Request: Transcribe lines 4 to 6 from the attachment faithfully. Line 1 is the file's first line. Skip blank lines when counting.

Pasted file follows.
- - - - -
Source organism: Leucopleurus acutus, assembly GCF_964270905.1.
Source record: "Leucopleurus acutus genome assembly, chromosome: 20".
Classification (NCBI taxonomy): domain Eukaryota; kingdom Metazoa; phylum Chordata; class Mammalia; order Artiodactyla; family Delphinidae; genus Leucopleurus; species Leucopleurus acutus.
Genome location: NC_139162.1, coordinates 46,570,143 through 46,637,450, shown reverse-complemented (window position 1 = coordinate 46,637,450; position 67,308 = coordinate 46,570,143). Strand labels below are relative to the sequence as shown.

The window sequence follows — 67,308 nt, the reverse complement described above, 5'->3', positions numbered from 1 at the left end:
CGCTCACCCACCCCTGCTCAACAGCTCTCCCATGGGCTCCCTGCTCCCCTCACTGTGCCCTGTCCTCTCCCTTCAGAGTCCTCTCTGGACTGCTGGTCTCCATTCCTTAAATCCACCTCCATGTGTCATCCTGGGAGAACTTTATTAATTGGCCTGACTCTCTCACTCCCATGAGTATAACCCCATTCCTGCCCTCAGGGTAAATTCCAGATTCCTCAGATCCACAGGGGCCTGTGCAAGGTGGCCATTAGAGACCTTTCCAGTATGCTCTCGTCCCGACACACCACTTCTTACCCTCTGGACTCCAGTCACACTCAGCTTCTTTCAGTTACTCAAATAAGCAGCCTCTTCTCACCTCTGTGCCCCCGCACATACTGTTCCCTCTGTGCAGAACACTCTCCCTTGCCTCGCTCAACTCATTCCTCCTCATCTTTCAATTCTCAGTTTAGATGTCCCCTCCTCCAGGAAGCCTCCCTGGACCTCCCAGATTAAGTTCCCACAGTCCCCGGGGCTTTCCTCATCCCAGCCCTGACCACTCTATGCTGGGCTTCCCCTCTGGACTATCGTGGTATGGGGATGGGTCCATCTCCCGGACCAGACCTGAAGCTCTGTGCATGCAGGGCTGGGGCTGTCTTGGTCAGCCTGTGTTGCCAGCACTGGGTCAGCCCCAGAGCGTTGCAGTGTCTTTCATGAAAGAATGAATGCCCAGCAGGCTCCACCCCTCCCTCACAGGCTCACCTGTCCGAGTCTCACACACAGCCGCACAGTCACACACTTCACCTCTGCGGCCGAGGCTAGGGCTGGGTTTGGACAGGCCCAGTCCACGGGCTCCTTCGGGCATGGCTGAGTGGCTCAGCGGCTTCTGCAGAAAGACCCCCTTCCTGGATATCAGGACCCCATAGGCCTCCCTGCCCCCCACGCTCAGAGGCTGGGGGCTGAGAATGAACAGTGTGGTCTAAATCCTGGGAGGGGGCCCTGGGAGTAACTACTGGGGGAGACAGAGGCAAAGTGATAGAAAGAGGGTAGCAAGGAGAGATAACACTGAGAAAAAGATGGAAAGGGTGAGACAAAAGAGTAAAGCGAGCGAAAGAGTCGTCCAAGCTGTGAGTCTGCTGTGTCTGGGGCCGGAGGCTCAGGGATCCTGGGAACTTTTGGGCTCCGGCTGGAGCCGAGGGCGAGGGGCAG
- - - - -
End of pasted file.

Genome location: NC_139162.1, coordinates 46,570,143 through 46,637,450, shown reverse-complemented (window position 1 = coordinate 46,637,450; position 67,308 = coordinate 46,570,143). Strand labels below are relative to the sequence as shown.

The window sequence follows — 67,308 nt, the reverse complement described above, 5'->3', positions numbered from 1 at the left end:
CGCTCACCCACCCCTGCTCAACAGCTCTCCCATGGGCTCCCTGCTCCCCTCACTGTGCCCTGTCCTCTCCCTTCAGAGTCCTCTCTGGACTGCTGGTCTCCATTCCTTAAATCCACCTCCATGTGTCATCCTGGGAGAACTTTATTAATTGGCCTGACTCTCTCACTCCCATGAGTATAACCCCATTCCTGCCCTCAGGGTAAATTCCAGATTCCTCAGATCCACAGGGGCCTGTGCAAGGTGGCCATTAGAGACCTTTCCAGTATGCTCTCGTCCCGACACACCACTTCTTACCCTCTGGACTCCAGTCACACTCAGCTTCTTTCAGTTACTCAAATAAGCAGCCTCTTCTCACCTCTGTGCCCCCGCACATACTGTTCCCTCTGTGCAGAACACTCTCCCTTGCCTCGCTCAACTCATTCCTCCTCATCTTTCAATTCTCAGTTTAGATGTCCCCTCCTCCAGGAAGCCTCCCTGGACCTCCCAGATTAAGTTCCCACAGTCCCCGGGGCTTTCCTCATCCCAGCCCTGACCACTCTATGCTGGGCTTCCCCTCTGGACTATCGTGGTATGGGGATGGGTCCATCTCCCGGACCAGACCTGAAGCTCTGTGCATGCAGGGCTGGGGCTGTCTTGGTCAGCCTGTGTTGCCAGCACTGGGTCAGCCCCAGAGCGTTGCAGTGTCTTTCATGAAAGAATGAATGCCCAGCAGGCTCCACCCCTCCCTCACAGGCTCACCTGTCCGAGTCTCACACACAGCCGCACAGTCACACACTTCACCTCTGCGGCCGAGGCTAGGGCTGGGTTTGGACAGGCCCAGTCCACGGGCTCCTTCGGGCATGGCTGAGTGGCTCAGCGGCTTCTGCAGAAAGACCCCCTTCCTGGATATCAGGACCCCATAGGCCTCCCTGCCCCCCACGCTCAGAGGCTGGGGGCTGAGAATGAACAGTGTGGTCTAAATCCTGGGAGGGGGCCCTGGGAGTAACTACTGGGGGAGACAGAGGCAAAGTGATAGAAAGAGGGTAGCAAGGAGAGATAACACTGAGAAAAAGATGGAAAGGGTGAGACAAAAGAGTAAAGCGAGCGAAAGAGTCGTCCAAGCTGTGAGTCTGCTGTGTCTGGGGCCGGAGGCTCAGGGATCCTGGGAACTTTTGGGCTCCGGCTGGAGCCGAGGGCGAGGGGCAG